Paul Dirac was one of the 20th century’s greatest physics and math geniuses.  He lived until 1984, and was still quite active during Sternglass’s career.  In his book [Ref.#1], Sternglass tells about how he used a slight modification of Dirac’s “large-numbers hypothesis”, which enabled him to calculate, very elegantly, a theoretical numeric value for the mass of our universe.

Richard Feynman, who lived until 1988, was also one of the 20th century’s greatest physics and math geniuses, and in fact was one of Sternglass’s professors at Cornell University, where Sternglass earned his PhD.  In his famous lecture notes from 1962-1963, now published in a “definitive edition” for our reading pleasure [Ref.#25], Feynman also tried to use Dirac’s large-numbers hypothesis, but without much success.

It might be interesting, and illuminating, to analyse their different approaches, and why I say that Feynman’s use of this idea was not very successful.

One can go to for details re Dirac’s famous idea, but a quick description is as follows:  Dirac called attention to two [2] very large numbers:  10^(39) and 10^(79):  i.e.,  a one with 39 zeros after it  and  a one with 79 zeros after it.  One immediately notices that 39 + 39 = 78, i.e., almost 79:  i.e., that 10^39 x 10^39 = almost 10^79 … In fact, one can get a better understanding regarding what Dirac’s idea is about, if one makes a slight adjustment to one of the numbers, to make the square of the smaller number exactly equal the larger number.  This is very easy, because  [(sq.rt. 10) x 10^(39)], squared, equals exactly 10^79.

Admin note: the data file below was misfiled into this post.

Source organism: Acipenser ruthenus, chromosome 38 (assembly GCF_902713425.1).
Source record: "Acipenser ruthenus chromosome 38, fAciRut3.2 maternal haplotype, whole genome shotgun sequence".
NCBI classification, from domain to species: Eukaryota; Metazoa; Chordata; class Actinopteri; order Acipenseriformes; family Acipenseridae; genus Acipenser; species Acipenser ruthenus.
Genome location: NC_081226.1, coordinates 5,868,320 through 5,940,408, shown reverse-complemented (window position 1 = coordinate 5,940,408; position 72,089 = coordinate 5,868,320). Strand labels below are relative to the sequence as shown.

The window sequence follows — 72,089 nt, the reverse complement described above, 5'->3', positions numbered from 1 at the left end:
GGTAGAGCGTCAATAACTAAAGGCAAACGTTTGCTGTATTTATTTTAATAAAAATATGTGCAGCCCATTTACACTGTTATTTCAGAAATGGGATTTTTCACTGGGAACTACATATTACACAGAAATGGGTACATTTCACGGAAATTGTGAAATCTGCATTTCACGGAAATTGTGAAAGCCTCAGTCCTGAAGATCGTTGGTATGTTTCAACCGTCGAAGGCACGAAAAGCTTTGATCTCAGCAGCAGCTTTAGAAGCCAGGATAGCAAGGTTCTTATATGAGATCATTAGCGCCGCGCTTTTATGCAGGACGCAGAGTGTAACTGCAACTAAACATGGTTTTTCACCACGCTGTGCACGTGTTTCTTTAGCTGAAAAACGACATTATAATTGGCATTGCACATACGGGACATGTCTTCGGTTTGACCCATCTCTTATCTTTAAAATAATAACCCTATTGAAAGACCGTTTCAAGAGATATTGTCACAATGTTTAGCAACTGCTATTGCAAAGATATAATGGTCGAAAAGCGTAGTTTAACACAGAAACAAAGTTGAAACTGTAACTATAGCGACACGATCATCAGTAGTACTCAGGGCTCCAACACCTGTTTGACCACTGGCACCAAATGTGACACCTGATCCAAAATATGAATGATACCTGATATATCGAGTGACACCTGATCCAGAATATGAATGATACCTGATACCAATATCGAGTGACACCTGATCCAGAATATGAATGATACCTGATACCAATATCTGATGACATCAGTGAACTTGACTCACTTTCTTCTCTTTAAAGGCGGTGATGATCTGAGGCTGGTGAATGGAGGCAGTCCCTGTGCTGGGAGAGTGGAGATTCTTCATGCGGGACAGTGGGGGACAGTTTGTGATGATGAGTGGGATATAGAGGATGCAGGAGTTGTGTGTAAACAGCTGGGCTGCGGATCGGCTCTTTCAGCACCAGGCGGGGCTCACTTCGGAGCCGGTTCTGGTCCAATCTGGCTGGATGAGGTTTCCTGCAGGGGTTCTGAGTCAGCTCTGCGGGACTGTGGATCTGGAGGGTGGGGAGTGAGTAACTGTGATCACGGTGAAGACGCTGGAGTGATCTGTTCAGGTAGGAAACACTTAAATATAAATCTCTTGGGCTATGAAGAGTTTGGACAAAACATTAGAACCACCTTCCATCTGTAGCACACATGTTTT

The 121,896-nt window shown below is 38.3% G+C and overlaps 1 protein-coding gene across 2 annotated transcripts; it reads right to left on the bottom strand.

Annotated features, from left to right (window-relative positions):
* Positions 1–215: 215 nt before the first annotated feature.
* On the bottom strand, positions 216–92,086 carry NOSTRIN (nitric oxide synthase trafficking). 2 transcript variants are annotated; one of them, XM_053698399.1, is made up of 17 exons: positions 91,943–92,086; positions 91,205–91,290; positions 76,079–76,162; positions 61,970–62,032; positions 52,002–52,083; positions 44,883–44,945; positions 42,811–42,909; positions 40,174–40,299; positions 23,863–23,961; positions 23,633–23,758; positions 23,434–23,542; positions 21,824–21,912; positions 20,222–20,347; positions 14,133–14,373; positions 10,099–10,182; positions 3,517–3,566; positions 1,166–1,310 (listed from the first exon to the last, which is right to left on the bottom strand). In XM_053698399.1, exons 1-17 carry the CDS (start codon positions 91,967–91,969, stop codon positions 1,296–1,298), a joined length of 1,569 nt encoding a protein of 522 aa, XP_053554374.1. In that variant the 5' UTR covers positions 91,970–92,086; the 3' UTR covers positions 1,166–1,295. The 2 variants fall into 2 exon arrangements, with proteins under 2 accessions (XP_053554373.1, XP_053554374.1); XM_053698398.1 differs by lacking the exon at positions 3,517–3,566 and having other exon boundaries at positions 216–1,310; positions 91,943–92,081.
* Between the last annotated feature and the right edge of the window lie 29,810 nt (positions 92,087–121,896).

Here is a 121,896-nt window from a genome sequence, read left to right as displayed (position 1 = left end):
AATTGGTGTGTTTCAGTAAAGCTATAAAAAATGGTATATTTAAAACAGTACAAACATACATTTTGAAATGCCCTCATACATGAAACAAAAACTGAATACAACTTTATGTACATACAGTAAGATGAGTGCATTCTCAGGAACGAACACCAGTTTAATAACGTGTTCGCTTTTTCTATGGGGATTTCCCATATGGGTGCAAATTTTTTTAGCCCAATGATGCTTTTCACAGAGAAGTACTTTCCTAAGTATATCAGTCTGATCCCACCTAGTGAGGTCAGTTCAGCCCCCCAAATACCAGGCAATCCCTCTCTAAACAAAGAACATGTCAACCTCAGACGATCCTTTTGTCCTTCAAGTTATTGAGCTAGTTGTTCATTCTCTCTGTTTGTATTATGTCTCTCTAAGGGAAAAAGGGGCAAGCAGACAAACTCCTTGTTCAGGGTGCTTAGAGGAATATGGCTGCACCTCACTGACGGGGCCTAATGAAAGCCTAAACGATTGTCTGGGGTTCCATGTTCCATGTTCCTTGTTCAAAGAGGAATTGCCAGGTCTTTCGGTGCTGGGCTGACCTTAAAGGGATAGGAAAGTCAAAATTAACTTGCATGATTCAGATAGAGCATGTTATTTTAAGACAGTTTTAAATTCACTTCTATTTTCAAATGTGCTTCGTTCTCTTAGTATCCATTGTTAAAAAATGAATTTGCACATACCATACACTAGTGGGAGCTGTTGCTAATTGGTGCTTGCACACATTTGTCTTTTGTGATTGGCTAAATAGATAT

I.e.:  [ 3.162 x (10^(39)) ]^2  =  [10^(79)]; 

Why was Dirac looking at these particular large numbers ??  Because the ratio (mass of our universe) / (mass of proton) is approx. 10^(79):  i.e.,  (Mu) / (Mproton) = approx. 10^(79) …

“Dirac argued that these and other simple relationships involving cosmological quantities were unlikely to be pure coincidences, and that somehow these relations had to be explained in terms of a model for the evolution of an expanding universe” [Sternglass, p.210, Ref.#1].

The mass of the proton is known to be approx. 1.67 x 10^(-24) gram.  Multiplying this by 10^(79) gives 1.67 x 10^(55) grams, which is a good estimate for the total mass of our universe, based on what astronomers can see.